Gordon Brown, UK Prime Minister, is due to be interviewed by the Chilcot Inquiry sometime in March 2010.
As you'll probably know, Gordon Brown was Chancellor of the Exchequer from 1997 before taking over as Prime Minister from Tony "The Terrorist" Blair.
Given that the Iraq War is terrorism, as defined in Section 1 of the Terrorism Act 2000, then it is difficult to argue that Gordon Brown hasn't committed at least some of the financial terrorist offences described in Sections 15 to 19 of the Terrorism Act 2000.
Here is a provisional list of questions that, if Chilcot were genuinely an inquiry, would have to be asked.
1. Mr Brown, do you accept that the Government of Iraq changed as a result of the use of military force by the United Kingdom and others in March 2003?
2. Mr Brown, what part did you play in relation to those military operations?
3. Can you confirm to the inquiry approximately how much public money was made available on your authority to support the military action?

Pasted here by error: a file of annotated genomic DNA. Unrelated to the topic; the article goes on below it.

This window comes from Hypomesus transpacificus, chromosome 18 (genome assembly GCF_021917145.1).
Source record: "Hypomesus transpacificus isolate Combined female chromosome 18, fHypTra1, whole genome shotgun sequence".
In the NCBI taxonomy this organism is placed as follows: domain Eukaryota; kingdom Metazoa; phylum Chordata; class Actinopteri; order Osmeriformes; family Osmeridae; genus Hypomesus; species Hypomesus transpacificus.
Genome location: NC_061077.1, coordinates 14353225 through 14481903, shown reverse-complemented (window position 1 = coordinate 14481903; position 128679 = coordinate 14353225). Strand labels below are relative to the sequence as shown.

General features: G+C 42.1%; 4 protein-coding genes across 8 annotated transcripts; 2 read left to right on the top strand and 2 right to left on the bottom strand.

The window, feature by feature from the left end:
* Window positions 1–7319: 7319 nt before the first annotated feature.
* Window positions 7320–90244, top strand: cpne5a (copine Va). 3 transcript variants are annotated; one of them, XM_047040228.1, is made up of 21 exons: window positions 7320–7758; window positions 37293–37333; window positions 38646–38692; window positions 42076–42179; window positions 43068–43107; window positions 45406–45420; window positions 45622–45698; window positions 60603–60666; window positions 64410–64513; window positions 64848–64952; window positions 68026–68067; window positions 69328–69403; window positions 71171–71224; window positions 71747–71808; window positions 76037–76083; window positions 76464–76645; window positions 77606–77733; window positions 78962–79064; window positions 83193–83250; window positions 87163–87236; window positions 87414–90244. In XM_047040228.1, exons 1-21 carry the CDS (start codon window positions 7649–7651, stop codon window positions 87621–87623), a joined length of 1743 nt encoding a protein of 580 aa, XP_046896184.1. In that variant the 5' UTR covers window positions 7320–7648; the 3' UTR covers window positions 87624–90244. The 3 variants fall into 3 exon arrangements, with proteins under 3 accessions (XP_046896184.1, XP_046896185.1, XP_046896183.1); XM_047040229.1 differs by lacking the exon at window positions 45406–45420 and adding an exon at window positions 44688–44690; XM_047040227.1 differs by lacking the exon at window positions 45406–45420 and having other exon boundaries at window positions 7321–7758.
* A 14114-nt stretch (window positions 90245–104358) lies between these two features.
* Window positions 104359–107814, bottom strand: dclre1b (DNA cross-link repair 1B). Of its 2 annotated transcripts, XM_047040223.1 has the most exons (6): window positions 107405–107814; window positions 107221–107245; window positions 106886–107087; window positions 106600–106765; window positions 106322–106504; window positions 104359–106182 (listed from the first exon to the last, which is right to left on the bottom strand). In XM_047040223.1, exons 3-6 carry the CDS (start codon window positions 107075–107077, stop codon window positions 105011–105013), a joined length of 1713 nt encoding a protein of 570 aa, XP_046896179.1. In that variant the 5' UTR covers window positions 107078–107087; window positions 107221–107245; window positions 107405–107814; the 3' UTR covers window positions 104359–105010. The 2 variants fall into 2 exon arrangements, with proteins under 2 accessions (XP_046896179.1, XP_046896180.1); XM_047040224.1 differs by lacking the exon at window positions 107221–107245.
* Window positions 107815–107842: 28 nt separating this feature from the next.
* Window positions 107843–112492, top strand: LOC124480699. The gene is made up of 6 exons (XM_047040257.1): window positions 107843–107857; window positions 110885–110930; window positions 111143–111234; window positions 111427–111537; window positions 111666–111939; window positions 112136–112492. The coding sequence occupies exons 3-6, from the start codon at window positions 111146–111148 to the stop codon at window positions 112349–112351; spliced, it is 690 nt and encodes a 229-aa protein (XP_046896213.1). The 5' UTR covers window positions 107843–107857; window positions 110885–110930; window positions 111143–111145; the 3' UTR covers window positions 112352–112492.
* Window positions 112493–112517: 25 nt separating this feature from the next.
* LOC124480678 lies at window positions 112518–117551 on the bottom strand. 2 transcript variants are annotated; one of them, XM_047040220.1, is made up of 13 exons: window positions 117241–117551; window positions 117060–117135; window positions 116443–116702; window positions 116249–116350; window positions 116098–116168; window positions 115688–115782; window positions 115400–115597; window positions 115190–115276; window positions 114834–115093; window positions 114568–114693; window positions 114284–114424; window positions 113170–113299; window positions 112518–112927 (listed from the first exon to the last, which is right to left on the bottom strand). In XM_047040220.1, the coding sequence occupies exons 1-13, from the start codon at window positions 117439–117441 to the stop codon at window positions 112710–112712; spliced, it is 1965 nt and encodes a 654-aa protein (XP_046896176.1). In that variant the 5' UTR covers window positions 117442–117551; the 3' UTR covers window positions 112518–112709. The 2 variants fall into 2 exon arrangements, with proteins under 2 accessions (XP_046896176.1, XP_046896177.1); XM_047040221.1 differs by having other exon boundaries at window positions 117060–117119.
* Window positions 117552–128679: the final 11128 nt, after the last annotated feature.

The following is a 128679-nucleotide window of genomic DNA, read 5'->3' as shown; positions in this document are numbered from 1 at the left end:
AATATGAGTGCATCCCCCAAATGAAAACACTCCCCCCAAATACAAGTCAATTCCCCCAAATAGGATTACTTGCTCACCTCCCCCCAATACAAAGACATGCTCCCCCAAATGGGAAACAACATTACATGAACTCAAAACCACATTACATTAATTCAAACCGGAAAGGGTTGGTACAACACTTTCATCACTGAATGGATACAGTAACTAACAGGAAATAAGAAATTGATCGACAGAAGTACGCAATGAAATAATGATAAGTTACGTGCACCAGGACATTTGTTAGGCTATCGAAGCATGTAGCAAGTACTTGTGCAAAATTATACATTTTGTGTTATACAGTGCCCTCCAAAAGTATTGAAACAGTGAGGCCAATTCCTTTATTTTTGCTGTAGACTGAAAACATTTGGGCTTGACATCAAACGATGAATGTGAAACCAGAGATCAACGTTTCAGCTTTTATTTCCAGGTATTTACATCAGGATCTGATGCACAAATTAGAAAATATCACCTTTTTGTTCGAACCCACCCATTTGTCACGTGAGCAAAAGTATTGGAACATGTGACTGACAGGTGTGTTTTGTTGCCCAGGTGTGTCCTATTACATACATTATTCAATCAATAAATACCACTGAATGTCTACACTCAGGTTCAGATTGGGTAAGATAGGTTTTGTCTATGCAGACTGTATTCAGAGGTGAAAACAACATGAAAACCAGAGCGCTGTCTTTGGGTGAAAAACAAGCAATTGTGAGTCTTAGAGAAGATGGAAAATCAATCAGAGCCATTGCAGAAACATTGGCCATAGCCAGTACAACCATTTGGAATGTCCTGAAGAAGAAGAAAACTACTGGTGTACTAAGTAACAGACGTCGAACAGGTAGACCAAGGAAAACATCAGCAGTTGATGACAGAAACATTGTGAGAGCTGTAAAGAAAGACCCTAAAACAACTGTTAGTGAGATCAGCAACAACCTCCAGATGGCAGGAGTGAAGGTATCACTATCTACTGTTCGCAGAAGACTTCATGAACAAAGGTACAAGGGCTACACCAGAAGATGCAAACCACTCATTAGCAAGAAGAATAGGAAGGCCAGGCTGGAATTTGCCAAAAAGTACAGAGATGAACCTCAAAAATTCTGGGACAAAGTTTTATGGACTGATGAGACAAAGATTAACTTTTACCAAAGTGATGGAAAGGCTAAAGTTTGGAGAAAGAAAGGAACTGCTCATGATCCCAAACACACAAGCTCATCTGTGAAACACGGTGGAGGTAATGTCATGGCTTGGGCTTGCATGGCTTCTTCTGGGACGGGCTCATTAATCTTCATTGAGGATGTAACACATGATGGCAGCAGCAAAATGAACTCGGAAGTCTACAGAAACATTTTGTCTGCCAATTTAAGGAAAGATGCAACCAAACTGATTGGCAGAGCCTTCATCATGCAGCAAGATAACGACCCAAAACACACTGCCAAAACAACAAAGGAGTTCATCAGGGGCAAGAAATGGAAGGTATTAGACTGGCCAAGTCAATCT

4. Mr Brown, were you aware of the Reinsurance (Acts of Terrorism) Act 1993? And that in Section 2(2) of that Act that the overthrowing of a goverment by force is deemed to be "an act of terrorism".
5. Mr Brown are you aware of the Terrorism Act 2000, an act passed into UK Law by the United Kingdom Parliament?
6. Mr Brown, the inquiry has offered you legal advisers, to help you interpret the meaning of the Terrorism Act 2000. Is it the advice you have now received that the Iraq War was "terrorism" as defined in Section 1 of the Terrorism Act 2000?
7. Mr Brown, I draw to your attention Sections 15 to 17 of the Terrorism 2000. Can you tell the Inquiry the advice you received re whether or not, you committed criminal offences in respect of the public money you made available for the purposes of terrorism in Iraq?
8. Mr Brown, are you sure that you wish to answer no further questions on grounds of self-incrimination?
9. Very well, you may leave. Thank you for such cooperation as you felt able to give the Inquiry.
Perhaps not literally like that, but these are issues that MUST be explored by Chilcot and, in time, by UK courts.